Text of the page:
So, is chenin blanc from “.za” worth a look? Thoughts follow on the full half dozen.

2013 Raats Old Vine Chenin Blanc – Fresh and crisp, with slate-heavy, stonelike aromatics. The fruit here is simple and restrained, showing light peach notes, with ample minerality on the finish. B+ / $20

2015 Bellingham The Old Orchards Chenin Blanc – Considerably racier, balancing heavily perfumed aromatics with a slightly meaty backbone. Far more tropical than the typical chenin blanc tasted today. B+ / $22

2015 Stellar Winery The River’s End Chenin Blanc – The balance feels off on this wine, veering into astringent notes. Things open up in time, but I never got past the almost mothball-like aromatics and the heavily meaty body. C+ / $15

2015 Terre Brûlée Le Blanc – An exotic tropical note takes hold right from the start, with heavy pineapple notes fading into notes of guava. Somewhat atypical for chenin — though the perfumy aromatics remind you of its provenance — with a lengthy, fruit-forward, and rather heavy level of acidity. A favorite. A / $15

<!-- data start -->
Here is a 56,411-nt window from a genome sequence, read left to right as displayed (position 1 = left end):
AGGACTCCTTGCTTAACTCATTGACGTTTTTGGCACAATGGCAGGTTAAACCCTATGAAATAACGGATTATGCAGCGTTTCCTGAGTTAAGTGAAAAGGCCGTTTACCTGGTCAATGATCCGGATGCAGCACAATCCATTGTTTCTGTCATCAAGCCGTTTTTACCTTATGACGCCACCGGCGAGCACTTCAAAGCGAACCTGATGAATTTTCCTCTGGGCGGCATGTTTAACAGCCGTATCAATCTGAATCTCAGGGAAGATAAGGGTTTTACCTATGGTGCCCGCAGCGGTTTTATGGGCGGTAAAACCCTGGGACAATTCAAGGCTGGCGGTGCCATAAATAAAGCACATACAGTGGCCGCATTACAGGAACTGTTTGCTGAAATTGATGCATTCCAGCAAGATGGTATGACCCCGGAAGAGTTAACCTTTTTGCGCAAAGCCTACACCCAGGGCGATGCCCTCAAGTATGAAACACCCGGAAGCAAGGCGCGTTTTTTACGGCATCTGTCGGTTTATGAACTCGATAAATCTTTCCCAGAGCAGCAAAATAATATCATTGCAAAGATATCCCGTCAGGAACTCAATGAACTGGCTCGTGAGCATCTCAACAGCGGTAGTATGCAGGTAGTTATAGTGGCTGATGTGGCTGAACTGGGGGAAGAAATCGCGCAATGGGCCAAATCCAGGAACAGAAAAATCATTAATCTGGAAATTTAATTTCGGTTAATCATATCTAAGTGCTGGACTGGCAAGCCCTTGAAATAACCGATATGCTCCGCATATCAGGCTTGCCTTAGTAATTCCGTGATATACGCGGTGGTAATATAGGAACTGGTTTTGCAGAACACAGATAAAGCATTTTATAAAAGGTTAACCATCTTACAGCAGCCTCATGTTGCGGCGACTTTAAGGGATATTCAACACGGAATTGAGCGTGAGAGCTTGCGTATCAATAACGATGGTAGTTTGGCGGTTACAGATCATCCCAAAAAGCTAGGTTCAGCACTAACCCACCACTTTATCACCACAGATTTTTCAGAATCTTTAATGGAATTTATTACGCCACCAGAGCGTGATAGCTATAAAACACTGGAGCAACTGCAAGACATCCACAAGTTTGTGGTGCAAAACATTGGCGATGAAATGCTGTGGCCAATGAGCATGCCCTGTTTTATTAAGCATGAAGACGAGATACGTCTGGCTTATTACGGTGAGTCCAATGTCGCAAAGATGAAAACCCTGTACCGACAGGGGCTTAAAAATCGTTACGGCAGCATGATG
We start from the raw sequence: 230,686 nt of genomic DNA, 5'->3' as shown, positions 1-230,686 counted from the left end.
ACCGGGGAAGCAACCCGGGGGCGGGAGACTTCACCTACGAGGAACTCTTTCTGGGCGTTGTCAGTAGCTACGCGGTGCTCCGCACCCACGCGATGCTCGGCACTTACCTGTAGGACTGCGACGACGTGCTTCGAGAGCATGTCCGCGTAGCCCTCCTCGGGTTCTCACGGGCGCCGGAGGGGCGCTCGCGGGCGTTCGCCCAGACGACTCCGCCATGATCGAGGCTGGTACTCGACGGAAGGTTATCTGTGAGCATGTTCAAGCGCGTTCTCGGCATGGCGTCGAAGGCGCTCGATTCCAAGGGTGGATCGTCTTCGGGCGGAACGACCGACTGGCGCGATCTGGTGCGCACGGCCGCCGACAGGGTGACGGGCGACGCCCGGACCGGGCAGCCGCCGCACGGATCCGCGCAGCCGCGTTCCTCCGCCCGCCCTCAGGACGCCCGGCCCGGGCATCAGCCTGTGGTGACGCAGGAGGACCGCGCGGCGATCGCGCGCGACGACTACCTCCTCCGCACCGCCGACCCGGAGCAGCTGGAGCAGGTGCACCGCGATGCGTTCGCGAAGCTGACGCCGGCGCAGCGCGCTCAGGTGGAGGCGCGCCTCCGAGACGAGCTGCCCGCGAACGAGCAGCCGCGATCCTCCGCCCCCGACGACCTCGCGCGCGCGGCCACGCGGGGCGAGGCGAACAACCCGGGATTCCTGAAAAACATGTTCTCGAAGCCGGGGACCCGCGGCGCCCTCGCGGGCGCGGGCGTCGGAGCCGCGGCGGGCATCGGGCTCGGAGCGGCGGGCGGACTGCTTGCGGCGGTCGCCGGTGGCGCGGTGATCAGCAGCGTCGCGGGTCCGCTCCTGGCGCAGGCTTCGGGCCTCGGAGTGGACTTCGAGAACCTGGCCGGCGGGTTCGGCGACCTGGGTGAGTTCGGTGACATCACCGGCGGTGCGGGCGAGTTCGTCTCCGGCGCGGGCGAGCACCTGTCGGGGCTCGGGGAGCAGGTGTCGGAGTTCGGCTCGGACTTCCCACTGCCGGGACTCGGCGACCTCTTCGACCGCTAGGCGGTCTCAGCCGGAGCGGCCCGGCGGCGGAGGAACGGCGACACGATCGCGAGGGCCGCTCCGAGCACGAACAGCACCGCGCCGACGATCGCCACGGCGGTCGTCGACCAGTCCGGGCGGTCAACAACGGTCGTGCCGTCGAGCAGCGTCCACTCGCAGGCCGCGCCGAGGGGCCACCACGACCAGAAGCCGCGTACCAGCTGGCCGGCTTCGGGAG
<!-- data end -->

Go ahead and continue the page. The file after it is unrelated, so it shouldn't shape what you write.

2015 Solms-Delta Chenin Blanc – Classic chenin blanc on the nose, lightly perfumed and showing ample mineral character. Almost textbook from start to finish, the wine takes those classic rocky slate notes and layers on notes of peach and pineapple, leading to an impressively lengthy finish. A- / $15

2014 Beaumont Hope Marguerite Chenin Blanc – Take a little of all of the above and you’ve got Beaumont’s chenin blanc, which showcases floral perfume notes, fresh pineapple fruit, and a touch of beef jerky. Lovely balance on the whole. A- / $32

wosa.co.za

Review: Drinkmate Home Carbonation System

Drinkmates Full Front Angle

The SodaStream home carbonation system has been around long enough to become a beloved kitchen companion for many — but the device is famous for one very stern rule: It is only to be used to carbonate water.